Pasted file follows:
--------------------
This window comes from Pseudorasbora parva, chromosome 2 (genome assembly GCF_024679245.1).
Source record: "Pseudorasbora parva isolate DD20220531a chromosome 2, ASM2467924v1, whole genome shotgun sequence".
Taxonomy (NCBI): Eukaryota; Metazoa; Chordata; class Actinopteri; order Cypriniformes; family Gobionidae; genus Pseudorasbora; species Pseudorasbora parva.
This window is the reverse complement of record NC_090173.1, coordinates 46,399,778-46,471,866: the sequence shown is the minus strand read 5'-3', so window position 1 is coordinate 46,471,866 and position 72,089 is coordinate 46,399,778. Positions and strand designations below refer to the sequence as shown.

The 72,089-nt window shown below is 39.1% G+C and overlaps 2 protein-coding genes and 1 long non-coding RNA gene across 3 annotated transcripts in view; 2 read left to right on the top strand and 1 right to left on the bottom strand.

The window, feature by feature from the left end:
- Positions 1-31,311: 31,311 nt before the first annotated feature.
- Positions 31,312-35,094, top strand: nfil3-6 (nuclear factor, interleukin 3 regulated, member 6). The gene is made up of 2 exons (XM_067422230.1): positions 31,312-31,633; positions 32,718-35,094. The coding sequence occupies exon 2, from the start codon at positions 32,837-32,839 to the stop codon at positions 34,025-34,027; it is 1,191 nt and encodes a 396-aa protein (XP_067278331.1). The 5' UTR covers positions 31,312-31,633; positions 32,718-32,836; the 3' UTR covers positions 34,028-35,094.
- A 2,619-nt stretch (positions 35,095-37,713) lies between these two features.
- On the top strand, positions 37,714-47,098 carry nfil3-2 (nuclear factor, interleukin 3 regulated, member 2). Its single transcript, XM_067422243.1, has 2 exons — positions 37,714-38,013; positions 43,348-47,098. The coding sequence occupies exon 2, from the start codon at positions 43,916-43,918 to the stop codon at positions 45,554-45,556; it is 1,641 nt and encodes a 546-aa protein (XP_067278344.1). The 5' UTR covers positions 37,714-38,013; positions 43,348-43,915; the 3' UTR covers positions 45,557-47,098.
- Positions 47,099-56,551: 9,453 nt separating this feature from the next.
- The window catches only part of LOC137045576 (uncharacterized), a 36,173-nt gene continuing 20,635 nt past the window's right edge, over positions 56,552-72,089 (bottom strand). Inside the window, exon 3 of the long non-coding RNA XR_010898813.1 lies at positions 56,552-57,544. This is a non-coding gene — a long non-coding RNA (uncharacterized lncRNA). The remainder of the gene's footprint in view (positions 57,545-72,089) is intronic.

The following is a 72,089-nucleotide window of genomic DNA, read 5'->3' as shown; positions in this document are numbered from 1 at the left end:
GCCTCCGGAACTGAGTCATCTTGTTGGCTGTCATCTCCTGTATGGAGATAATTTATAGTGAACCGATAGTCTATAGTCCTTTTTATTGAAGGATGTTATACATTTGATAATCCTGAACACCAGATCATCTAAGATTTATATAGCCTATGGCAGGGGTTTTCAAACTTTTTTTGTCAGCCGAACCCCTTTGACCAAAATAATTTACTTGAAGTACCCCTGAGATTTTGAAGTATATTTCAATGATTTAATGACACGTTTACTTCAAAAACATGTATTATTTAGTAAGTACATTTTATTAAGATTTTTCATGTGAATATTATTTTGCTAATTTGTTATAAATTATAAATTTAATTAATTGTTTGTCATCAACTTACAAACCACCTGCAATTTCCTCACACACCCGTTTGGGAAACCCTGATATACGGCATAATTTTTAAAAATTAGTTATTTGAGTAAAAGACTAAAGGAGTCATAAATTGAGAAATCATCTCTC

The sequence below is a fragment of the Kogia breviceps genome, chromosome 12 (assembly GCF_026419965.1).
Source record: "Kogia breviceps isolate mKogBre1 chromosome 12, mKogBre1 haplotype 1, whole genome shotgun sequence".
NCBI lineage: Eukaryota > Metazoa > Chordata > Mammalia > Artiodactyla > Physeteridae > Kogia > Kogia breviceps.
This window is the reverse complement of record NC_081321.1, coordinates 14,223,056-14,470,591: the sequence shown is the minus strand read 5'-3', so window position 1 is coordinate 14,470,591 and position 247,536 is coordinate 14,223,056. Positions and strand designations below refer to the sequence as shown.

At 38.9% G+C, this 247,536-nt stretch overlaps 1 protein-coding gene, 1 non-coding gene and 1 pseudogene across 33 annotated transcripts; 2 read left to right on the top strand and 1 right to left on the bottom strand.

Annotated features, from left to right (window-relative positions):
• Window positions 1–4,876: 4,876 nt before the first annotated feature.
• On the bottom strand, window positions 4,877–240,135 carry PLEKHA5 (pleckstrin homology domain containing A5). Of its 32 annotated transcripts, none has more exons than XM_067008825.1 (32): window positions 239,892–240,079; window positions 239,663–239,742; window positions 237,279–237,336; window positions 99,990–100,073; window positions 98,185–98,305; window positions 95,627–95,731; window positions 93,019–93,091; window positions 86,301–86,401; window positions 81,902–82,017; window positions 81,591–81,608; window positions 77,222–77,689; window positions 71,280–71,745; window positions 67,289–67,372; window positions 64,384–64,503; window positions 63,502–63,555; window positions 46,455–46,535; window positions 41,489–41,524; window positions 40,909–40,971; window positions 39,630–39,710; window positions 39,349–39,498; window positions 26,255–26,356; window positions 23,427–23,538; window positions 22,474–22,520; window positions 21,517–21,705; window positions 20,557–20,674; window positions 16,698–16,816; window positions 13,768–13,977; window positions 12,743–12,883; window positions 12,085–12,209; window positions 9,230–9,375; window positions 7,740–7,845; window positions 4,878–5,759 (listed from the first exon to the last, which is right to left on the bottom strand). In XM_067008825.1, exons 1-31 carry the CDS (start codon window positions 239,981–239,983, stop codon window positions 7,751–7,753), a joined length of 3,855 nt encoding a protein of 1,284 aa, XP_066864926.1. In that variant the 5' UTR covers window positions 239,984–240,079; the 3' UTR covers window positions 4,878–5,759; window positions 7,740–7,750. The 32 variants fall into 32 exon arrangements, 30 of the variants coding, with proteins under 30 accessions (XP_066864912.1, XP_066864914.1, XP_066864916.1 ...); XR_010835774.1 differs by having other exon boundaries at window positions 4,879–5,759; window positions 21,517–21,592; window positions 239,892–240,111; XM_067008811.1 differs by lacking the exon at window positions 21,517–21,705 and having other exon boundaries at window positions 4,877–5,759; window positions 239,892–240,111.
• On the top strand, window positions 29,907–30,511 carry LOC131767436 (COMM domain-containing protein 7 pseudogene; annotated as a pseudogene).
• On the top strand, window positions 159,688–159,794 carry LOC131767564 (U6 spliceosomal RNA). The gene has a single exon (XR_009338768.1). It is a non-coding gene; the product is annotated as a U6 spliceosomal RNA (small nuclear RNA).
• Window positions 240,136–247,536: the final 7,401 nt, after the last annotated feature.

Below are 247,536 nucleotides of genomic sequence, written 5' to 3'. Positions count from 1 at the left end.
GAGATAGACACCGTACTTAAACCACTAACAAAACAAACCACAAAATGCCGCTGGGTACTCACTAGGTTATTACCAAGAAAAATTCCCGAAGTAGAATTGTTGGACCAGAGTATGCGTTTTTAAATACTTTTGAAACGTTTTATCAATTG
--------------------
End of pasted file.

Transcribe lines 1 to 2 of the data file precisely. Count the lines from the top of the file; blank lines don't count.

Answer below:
This window comes from Pseudorasbora parva, chromosome 2 (genome assembly GCF_024679245.1).
Source record: "Pseudorasbora parva isolate DD20220531a chromosome 2, ASM2467924v1, whole genome shotgun sequence".